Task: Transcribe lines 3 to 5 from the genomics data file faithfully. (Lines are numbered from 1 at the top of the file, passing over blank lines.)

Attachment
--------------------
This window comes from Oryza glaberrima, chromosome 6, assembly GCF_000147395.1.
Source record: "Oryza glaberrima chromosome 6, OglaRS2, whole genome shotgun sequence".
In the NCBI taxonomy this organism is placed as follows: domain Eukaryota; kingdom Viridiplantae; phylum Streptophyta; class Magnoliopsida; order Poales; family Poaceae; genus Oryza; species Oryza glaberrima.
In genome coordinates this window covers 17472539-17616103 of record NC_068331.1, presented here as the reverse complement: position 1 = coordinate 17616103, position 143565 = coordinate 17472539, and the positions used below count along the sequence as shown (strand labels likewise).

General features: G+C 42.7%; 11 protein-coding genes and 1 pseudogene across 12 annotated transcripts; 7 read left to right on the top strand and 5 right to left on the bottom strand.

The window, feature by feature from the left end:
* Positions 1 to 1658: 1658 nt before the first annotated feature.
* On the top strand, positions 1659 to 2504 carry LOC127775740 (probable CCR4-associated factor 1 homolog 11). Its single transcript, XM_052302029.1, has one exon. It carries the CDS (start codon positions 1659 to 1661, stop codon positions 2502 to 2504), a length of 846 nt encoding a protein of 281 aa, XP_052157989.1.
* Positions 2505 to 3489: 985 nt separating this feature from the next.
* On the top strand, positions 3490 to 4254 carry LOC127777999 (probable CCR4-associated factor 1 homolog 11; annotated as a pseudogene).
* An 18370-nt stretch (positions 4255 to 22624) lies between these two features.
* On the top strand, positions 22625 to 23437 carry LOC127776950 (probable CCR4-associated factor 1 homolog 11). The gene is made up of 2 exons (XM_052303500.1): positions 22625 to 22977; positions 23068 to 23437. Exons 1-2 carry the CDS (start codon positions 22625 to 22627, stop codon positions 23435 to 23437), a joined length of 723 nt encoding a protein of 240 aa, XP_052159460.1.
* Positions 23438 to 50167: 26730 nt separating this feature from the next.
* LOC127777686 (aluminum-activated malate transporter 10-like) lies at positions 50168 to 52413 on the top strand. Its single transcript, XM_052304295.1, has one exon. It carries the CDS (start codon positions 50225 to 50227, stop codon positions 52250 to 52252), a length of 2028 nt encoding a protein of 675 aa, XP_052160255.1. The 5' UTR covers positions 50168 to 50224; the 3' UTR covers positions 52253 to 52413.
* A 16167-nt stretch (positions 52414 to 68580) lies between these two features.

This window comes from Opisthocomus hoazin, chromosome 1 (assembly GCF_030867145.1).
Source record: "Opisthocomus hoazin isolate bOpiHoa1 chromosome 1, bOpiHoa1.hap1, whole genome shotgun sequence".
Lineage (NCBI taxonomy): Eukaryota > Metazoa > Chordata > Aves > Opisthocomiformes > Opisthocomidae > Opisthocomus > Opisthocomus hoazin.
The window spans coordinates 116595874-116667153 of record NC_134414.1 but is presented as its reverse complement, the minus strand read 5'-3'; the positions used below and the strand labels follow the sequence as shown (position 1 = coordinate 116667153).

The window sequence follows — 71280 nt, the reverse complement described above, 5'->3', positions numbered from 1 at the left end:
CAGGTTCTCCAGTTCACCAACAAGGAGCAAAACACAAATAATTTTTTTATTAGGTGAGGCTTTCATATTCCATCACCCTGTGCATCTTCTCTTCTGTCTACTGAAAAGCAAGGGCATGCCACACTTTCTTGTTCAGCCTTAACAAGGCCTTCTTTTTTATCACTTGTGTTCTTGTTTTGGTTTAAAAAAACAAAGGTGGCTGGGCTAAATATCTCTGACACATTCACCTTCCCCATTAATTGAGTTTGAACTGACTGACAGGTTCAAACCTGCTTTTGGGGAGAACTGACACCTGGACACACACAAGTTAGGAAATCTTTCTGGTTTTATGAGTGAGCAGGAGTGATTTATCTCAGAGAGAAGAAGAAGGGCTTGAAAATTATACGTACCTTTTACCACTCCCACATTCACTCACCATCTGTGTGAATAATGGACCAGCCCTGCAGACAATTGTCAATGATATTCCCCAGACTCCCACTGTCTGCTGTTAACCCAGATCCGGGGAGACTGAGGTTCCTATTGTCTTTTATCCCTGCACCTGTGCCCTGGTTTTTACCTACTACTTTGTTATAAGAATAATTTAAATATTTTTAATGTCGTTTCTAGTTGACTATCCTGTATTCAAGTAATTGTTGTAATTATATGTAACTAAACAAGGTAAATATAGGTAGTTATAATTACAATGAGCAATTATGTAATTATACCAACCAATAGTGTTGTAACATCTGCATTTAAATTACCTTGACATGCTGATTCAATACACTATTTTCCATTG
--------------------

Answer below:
In the NCBI taxonomy this organism is placed as follows: domain Eukaryota; kingdom Viridiplantae; phylum Streptophyta; class Magnoliopsida; order Poales; family Poaceae; genus Oryza; species Oryza glaberrima.
In genome coordinates this window covers 17472539-17616103 of record NC_068331.1, presented here as the reverse complement: position 1 = coordinate 17616103, position 143565 = coordinate 17472539, and the positions used below count along the sequence as shown (strand labels likewise).

General features: G+C 42.7%; 11 protein-coding genes and 1 pseudogene across 12 annotated transcripts; 7 read left to right on the top strand and 5 right to left on the bottom strand.